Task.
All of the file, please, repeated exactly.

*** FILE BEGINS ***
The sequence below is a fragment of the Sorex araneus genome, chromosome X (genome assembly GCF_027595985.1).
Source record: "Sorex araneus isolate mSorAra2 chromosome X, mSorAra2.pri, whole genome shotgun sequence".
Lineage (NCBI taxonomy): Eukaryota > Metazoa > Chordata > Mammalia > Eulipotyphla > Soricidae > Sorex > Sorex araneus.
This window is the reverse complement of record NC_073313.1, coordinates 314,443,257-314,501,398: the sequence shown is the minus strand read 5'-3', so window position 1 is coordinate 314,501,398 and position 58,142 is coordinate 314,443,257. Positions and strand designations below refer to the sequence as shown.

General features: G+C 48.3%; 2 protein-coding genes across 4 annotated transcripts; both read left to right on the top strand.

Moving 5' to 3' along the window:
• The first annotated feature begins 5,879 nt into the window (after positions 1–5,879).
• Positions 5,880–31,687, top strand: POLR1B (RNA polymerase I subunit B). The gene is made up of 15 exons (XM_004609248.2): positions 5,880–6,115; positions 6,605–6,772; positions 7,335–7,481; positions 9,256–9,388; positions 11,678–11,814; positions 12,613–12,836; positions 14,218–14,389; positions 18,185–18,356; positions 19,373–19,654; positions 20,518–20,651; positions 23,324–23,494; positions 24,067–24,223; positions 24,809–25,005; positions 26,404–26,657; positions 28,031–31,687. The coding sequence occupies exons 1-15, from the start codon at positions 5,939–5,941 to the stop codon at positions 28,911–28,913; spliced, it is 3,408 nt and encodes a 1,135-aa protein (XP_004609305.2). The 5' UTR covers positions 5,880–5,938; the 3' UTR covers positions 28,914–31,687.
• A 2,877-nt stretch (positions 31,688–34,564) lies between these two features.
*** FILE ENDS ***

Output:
The sequence below is a fragment of the Sorex araneus genome, chromosome X (genome assembly GCF_027595985.1).
Source record: "Sorex araneus isolate mSorAra2 chromosome X, mSorAra2.pri, whole genome shotgun sequence".
Lineage (NCBI taxonomy): Eukaryota > Metazoa > Chordata > Mammalia > Eulipotyphla > Soricidae > Sorex > Sorex araneus.
This window is the reverse complement of record NC_073313.1, coordinates 314,443,257-314,501,398: the sequence shown is the minus strand read 5'-3', so window position 1 is coordinate 314,501,398 and position 58,142 is coordinate 314,443,257. Positions and strand designations below refer to the sequence as shown.

General features: G+C 48.3%; 2 protein-coding genes across 4 annotated transcripts; both read left to right on the top strand.

Moving 5' to 3' along the window:
• The first annotated feature begins 5,879 nt into the window (after positions 1–5,879).
• Positions 5,880–31,687, top strand: POLR1B (RNA polymerase I subunit B). The gene is made up of 15 exons (XM_004609248.2): positions 5,880–6,115; positions 6,605–6,772; positions 7,335–7,481; positions 9,256–9,388; positions 11,678–11,814; positions 12,613–12,836; positions 14,218–14,389; positions 18,185–18,356; positions 19,373–19,654; positions 20,518–20,651; positions 23,324–23,494; positions 24,067–24,223; positions 24,809–25,005; positions 26,404–26,657; positions 28,031–31,687. The coding sequence occupies exons 1-15, from the start codon at positions 5,939–5,941 to the stop codon at positions 28,911–28,913; spliced, it is 3,408 nt and encodes a 1,135-aa protein (XP_004609305.2). The 5' UTR covers positions 5,880–5,938; the 3' UTR covers positions 28,914–31,687.
• A 2,877-nt stretch (positions 31,688–34,564) lies between these two features.